A portrait of a Nigerian princess that was lost for more than 40 years has been found in a London flat and will be sold at an auction screened live in Lagos, allowing Nigerian art lovers to make bids direct from the West African mega-city.
‘Tutu’, by Nigeria’s best-known modern artist Ben Enwonwu, was painted in 1974 and appeared at an art show in Lagos the following year but its whereabouts after that were unknown until it re-surfaced in north London.
“It was his greatest masterpiece and people have been asking ‘where is Tutu?’ So to have this image turn up is extraordinary,” said Giles Peppiatt, an expert in modern and contemporary African art at London auction house Bonhams, who identified the painting.
The portrait of Adetutu Ademiluyi, who was a grand-daughter of a revered traditional ruler from the Yoruba ethnic group, holds special significance in Nigeria as a symbol of national reconciliation after the 1967-1970 Biafran War.
Enwonwu belonged to the Igbo ethnic group, the largest in the southeastern region of Nigeria that had tried to secede under the name of Biafra.
The Yoruba people, whose homeland is in the southwest, were mostly on the opposing side in the war.
Enwonwu painted three versions of the portrait.
The other two remain lost, although prints first made in the 1970s have been in circulation ever since and the images are familiar to many Nigerians.
Enwonwu died in 1994.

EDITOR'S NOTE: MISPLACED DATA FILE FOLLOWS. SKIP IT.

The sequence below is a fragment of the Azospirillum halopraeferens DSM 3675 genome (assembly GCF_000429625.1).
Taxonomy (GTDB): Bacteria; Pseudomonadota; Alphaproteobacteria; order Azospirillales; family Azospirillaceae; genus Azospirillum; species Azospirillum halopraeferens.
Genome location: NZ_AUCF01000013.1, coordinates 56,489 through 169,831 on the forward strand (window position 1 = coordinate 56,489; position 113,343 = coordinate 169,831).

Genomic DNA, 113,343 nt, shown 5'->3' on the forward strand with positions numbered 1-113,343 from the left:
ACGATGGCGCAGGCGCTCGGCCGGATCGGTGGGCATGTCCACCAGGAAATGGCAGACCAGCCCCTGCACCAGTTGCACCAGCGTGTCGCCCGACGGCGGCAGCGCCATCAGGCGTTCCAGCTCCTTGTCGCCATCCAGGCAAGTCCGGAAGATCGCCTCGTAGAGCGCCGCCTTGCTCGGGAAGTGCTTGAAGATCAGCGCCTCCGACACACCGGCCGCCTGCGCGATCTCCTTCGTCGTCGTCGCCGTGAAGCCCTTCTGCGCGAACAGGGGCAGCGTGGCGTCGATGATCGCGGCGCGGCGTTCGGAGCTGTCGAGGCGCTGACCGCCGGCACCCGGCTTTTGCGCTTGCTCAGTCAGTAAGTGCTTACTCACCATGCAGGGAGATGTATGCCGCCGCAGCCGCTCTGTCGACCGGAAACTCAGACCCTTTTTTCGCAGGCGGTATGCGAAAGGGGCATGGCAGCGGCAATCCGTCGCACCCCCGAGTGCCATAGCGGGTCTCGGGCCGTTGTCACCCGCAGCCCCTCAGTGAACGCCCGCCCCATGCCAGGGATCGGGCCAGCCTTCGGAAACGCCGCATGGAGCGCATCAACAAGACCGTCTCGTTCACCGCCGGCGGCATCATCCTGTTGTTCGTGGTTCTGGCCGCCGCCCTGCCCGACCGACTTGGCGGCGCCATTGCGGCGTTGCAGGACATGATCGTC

Oliver Enwonwu, the artist’s son, is president of the Society of Nigerian Artists.
“This is a very significant discovery, given my father’s contribution to Nigerian art and African art, more broadly,” he told Reuters in Lagos.
Peppiatt said it had come as a shock to him to find the painting hanging in a north London home where he was called to examine it, because he had been on several wild goose chases in the past in search of the originals.
The owners did not wish to be identified, he said.
The work will be sold on February 28 in an auction at Bonhams in London that will be shown live at the Wheatbaker, a boutique hotel popular with artists in Ikoyi, a wealthy neighbourhood of Lagos.
The price estimate is between £200,000 and £300,000.
“We are quite hopeful about it because the market for Nigerian modern art is really strong at the moment. I’ve been in the market for 12 years and it’s as strong as I’ve ever known it,” Peppiatt told Reuters.
One of the challenges in organising a live auction connecting London and Lagos could be the Nigerian city’s unreliable power supplies.
Despite the widespread use of back-up generators, electricity blackouts are a frequent feature of Lagos life, often affecting Internet connections.
“It’s the first time anyone has done it so that will be rather exciting,” said Peppiatt. “Assuming the Internet works.”
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